In order to accurately inform an audience, one must conduct research. Research goes beyond simply finding information, though. It, like many other aspects of writing, involves a process.
An effective researcher is able to inquire in hopes of gathering the sought after information and then synthesize analytical and writing skills to present one’s findings. To inquire is to ask questions, one building off the one before it, with the end goal of gathering as much information as possible on a topic. The acts taken to reach that goal range from doing online research, to conducting interviews, to observing and taking copious notes. Combining, or synthesizing, the information in a way that appropriately responds to a given assignment takes research from being a scientific act to one informing rhetorical discourses.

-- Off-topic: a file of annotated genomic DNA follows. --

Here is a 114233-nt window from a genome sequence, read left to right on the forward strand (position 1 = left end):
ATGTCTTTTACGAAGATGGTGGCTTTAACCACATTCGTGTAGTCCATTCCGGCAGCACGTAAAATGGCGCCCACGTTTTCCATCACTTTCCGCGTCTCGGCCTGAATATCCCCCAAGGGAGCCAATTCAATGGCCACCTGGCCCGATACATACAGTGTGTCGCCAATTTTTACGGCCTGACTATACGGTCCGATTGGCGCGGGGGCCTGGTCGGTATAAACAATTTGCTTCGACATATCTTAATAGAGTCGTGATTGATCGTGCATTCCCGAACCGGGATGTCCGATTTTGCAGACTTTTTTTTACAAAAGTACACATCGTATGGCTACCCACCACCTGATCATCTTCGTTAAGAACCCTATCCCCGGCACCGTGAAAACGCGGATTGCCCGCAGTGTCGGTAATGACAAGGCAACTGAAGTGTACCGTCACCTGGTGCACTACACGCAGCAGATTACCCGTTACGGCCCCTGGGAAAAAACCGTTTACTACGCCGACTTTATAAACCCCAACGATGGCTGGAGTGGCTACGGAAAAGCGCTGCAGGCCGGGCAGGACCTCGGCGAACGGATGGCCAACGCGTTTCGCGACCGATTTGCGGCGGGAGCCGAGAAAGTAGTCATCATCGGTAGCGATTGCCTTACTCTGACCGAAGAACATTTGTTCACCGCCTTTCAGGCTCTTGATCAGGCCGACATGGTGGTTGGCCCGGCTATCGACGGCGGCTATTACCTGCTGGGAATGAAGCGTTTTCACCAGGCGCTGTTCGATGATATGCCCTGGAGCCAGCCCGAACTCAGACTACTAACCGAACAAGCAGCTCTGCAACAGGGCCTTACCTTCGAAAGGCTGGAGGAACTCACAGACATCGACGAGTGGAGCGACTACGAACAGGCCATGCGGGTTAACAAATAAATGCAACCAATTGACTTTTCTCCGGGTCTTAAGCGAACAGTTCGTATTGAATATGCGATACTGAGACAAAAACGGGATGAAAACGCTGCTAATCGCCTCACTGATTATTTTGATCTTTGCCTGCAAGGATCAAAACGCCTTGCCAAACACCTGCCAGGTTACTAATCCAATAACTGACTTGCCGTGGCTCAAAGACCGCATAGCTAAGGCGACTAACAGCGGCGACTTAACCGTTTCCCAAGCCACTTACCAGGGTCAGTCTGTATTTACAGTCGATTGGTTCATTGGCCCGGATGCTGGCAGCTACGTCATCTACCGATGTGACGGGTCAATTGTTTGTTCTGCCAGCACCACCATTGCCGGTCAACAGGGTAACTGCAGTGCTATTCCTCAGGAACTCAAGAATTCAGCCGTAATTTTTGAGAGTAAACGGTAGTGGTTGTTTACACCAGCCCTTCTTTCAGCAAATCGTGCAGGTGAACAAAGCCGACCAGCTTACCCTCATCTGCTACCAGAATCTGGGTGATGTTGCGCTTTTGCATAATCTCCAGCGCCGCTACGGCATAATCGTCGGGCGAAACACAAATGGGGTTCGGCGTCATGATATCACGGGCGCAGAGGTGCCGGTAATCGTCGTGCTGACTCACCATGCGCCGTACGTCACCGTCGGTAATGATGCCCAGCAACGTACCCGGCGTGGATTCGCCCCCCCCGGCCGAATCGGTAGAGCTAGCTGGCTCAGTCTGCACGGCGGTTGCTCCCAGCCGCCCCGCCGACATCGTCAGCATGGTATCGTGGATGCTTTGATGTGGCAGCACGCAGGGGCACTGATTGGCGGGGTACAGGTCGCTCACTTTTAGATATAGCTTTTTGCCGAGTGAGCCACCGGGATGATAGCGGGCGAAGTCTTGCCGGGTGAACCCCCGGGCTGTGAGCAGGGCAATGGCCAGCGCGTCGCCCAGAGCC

In this section, I included documents that show my understanding of the process and final products developed from my inquiries. The first piece is from my college writing class freshman year, the second is from my internship with Phi Beta Kappa’s alumni newsletter, The Key Reporter, and the third is from Writing as Inquiry, which I took this past fall. The discourse communities vary, as do the assignments, but the skill set required is essentially the same. Looking back at these pieces, my weaknesses are apparent. My growth is, too, which makes me confident that my abilities to research and present my findings are and will be continuously improving.